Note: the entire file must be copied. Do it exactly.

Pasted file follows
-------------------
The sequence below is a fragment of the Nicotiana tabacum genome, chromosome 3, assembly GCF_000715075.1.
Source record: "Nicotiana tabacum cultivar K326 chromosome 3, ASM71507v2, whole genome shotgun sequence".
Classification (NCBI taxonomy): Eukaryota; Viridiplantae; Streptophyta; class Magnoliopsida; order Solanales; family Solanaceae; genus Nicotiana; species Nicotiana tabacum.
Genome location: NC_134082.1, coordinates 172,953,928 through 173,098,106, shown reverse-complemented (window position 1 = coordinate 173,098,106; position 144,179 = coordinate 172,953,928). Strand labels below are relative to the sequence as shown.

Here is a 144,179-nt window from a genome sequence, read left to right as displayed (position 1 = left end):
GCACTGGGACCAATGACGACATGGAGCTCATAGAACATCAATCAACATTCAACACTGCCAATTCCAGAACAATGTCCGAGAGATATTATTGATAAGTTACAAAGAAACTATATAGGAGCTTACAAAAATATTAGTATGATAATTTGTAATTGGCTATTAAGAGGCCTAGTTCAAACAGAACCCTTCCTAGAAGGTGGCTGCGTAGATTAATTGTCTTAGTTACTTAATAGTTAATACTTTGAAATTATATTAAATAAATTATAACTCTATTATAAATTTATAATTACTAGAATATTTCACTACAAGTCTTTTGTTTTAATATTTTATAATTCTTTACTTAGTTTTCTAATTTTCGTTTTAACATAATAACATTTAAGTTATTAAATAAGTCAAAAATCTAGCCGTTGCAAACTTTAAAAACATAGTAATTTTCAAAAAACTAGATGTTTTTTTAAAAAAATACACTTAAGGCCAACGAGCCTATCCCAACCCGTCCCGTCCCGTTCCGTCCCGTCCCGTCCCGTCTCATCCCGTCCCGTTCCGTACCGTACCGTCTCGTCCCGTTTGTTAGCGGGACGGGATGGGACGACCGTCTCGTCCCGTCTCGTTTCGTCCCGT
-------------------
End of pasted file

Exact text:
The sequence below is a fragment of the Nicotiana tabacum genome, chromosome 3, assembly GCF_000715075.1.
Source record: "Nicotiana tabacum cultivar K326 chromosome 3, ASM71507v2, whole genome shotgun sequence".
Classification (NCBI taxonomy): Eukaryota; Viridiplantae; Streptophyta; class Magnoliopsida; order Solanales; family Solanaceae; genus Nicotiana; species Nicotiana tabacum.
Genome location: NC_134082.1, coordinates 172,953,928 through 173,098,106, shown reverse-complemented (window position 1 = coordinate 173,098,106; position 144,179 = coordinate 172,953,928). Strand labels below are relative to the sequence as shown.

Here is a 144,179-nt window from a genome sequence, read left to right as displayed (position 1 = left end):
GCACTGGGACCAATGACGACATGGAGCTCATAGAACATCAATCAACATTCAACACTGCCAATTCCAGAACAATGTCCGAGAGATATTATTGATAAGTTACAAAGAAACTATATAGGAGCTTACAAAAATATTAGTATGATAATTTGTAATTGGCTATTAAGAGGCCTAGTTCAAACAGAACCCTTCCTAGAAGGTGGCTGCGTAGATTAATTGTCTTAGTTACTTAATAGTTAATACTTTGAAATTATATTAAATAAATTATAACTCTATTATAAATTTATAATTACTAGAATATTTCACTACAAGTCTTTTGTTTTAATATTTTATAATTCTTTACTTAGTTTTCTAATTTTCGTTTTAACATAATAACATTTAAGTTATTAAATAAGTCAAAAATCTAGCCGTTGCAAACTTTAAAAACATAGTAATTTTCAAAAAACTAGATGTTTTTTTAAAAAAATACACTTAAGGCCAACGAGCCTATCCCAACCCGTCCCGTCCCGTTCCGTCCCGTCCCGTCCCGTCTCATCCCGTCCCGTTCCGTACCGTACCGTCTCGTCCCGTTTGTTAGCGGGACGGGATGGGACGACCGTCTCGTCCCGTCTCGTTTCGTCCCGT